2.  A Novel 13 Base Pair Insertion in the Sonic Hedgehog ZRS Limb Enhancer (LMBR1) Causes Preaxial Polydactyly with Triphalangeal Thumb 
Human Mutation  2012;33(7):1063-1066.
Mutations in the Sonic Hedgehog limb enhancer, the zone of polarizing activity regulatory sequence (LMBR1, commonly called the ZRS), cause limb malformations. In humans, three classes of mutations have been proposed based on the limb phenotype; single base changes throughout the region cause preaxial polydactyly, single base changes at one specific site cause Werner mesomelic syndrome and large duplications cause polysyndactyly. This study presents a novel mutation– a small insertion. In a Swedish family with autosomal dominant preaxial polydactyly, we found a 13 base pair insertion within the ZRS, ZRS603ins13 (NG-009240.1:g.106934_106935ins13). Computational transcription factor binding site predictions suggest that this insertion creates new binding sites and a mouse enhancer assay shows that this insertion causes ectopic gene expression. This study is the first to discover a small insertion in an enhancer that causes a human limb malformation and suggests a potential mechanism that could explain the ectopic expression caused by this mutation.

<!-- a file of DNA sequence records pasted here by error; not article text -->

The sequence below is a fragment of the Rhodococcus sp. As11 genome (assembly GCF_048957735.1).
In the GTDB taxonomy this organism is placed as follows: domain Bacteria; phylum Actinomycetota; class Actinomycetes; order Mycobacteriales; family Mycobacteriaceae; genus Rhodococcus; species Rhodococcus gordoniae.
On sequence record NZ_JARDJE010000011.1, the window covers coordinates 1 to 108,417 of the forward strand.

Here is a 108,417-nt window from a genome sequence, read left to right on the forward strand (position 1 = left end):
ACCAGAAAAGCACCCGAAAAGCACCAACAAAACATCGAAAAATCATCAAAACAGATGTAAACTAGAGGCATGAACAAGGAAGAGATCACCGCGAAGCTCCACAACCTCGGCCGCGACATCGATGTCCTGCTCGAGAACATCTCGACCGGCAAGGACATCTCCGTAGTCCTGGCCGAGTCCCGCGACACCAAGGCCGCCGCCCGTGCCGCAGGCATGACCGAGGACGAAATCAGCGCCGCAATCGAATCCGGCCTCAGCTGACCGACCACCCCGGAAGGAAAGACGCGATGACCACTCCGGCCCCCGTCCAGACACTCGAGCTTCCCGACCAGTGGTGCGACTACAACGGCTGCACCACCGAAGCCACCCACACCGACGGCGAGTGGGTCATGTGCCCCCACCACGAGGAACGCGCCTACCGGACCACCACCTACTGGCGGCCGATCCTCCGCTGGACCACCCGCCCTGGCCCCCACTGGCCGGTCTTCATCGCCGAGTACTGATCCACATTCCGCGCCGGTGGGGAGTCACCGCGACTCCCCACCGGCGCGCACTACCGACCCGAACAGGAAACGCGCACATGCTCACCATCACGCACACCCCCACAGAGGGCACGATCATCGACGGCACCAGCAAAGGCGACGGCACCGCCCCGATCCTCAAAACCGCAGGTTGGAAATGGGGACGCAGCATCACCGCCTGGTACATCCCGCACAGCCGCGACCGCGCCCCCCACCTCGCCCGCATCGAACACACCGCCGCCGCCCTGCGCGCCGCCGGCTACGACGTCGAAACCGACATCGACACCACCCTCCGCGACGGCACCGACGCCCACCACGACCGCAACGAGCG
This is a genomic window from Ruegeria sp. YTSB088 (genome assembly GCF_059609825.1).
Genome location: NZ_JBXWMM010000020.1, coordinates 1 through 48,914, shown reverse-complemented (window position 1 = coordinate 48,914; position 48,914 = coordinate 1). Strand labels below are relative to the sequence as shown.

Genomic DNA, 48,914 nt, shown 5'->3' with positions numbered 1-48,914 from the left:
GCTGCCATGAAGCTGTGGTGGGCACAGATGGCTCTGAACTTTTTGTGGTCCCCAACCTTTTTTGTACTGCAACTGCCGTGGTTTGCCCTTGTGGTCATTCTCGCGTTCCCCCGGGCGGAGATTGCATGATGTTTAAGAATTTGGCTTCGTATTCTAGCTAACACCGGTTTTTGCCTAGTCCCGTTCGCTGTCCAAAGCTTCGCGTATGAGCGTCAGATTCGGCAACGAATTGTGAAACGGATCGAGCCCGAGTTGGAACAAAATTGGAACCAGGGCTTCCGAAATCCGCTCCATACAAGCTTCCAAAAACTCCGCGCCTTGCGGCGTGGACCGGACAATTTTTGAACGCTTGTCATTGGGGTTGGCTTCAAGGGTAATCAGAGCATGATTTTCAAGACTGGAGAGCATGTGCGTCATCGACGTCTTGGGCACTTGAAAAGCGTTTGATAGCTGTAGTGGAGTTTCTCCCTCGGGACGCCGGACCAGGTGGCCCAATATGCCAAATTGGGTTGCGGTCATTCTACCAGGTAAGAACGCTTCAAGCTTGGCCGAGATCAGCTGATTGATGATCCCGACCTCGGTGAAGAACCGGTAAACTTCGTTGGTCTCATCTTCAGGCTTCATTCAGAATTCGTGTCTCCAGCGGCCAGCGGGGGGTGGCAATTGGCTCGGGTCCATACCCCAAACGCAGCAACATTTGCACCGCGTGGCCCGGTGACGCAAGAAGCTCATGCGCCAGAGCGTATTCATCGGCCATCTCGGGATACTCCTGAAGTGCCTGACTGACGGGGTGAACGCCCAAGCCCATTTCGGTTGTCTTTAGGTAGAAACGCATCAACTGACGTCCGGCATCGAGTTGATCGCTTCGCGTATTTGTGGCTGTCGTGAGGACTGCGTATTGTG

PMCID: PMC3370115  PMID: 22495965
enhancer; limb; polydactyly; SHH; LMBR1; ZRS
3.  Human Developmental Enhancers Conserved between Deuterostomes and Protostomes 
PLoS Genetics  2012;8(8):e1002852.